Venture Stories

Learning From Analogous Research


What do you get when you cross a meditation retreat, a child-care center, and a karaoke bar? A day full of analogous research in Tokyo!

Dell Dela Torre and Grace Aldas are two Entrepreneurs-in-Residence (EIRs) working with us at Moon to develop their concept for Inna Circle (previously MOM247), a community that seeks to reduce the stressors of everyday motherhood. After weeks of interviews which took place across Singapore, Manila and Tokyo, we found that the biggest pain points for new moms are physical isolation and the difficulty finding places where their children are taken care of so that they could spend a little time focusing on themselves.

To learn how these spaces work and what makes a space welcoming to mothers and their children, we set off to find comparable examples that already exist in the world. This is the heart of analogous research: knowing that there is an existing solution that you can learn from and apply to your problem. In this way, analogous research embraces the practice of genchi genbutsu – seeing real people to better understand a problem and possible solutions.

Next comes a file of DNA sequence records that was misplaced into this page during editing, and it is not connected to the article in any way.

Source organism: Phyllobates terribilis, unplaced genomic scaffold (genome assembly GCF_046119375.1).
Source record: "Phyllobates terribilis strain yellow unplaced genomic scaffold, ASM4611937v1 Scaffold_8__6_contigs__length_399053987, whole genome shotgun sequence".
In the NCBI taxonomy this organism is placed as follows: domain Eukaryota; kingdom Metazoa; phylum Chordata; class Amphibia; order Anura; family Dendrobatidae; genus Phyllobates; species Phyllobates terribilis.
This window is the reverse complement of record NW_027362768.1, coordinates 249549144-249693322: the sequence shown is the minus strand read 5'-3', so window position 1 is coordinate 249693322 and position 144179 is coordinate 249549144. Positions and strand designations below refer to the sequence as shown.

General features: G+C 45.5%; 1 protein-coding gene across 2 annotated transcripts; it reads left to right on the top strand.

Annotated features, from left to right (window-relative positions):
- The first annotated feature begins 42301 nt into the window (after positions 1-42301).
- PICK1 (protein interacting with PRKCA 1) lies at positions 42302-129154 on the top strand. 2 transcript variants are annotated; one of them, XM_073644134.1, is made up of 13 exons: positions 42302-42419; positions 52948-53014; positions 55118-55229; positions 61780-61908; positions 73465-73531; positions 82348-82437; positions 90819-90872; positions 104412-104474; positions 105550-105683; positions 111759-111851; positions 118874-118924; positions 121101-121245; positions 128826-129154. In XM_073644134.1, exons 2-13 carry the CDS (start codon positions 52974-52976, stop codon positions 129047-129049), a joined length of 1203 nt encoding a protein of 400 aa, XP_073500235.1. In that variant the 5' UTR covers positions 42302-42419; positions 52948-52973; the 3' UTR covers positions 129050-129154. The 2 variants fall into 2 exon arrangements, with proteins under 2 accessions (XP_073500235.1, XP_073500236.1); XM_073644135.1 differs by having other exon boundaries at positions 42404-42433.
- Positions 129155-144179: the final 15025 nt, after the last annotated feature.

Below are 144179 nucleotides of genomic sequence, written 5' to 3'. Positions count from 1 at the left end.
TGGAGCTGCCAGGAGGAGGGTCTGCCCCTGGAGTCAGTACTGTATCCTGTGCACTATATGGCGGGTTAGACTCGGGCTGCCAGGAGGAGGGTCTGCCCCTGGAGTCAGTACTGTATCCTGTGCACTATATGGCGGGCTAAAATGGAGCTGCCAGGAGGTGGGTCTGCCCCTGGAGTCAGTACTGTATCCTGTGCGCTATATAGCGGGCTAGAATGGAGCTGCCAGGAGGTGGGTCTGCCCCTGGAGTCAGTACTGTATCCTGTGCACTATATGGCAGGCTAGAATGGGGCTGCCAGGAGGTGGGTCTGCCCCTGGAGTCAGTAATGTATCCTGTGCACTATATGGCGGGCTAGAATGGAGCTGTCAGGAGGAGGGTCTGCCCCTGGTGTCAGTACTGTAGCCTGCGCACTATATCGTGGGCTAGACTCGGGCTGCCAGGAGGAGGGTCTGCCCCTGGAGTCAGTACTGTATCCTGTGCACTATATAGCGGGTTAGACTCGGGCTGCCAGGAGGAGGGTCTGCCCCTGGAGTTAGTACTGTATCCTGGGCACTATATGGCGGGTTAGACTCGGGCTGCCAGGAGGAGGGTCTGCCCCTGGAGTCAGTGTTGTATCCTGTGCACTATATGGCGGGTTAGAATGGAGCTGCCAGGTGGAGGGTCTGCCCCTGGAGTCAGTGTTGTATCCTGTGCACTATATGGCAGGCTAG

To find out how to create a space where moms could feel safe and relaxed, we visited a meditation center. This visit revealed the importance of a well-trained host who could guide guests and create an environment of trust and peace of mind.

Our next visit was to a government-run child-care center, where we learned how moms interact with each other when they have a worry-free place for their kids to play

To get an idea of the kind of environment both kids and adults enjoy, we visited a karaoke bar that catered to moms. We found out that the most important features were soundproofing, fall-proof surfaces, and adult food and beverages.  

These analogs gave us new ways to look at our users, further understand their pain points, and design better solutions. Inna Circle is not trying to build a meditation center, a day care, or a karaoke bar, but there is a lot to learn from these places about designing welcoming and worry-free environments specifically for moms. Analogous research reminds us that the solution often already exists for a different user or problem. Our job as innovators is to practice genchi genbutsu in unexpected places and apply it in unprecedented ways.

Linda Pantale 
Program Manager


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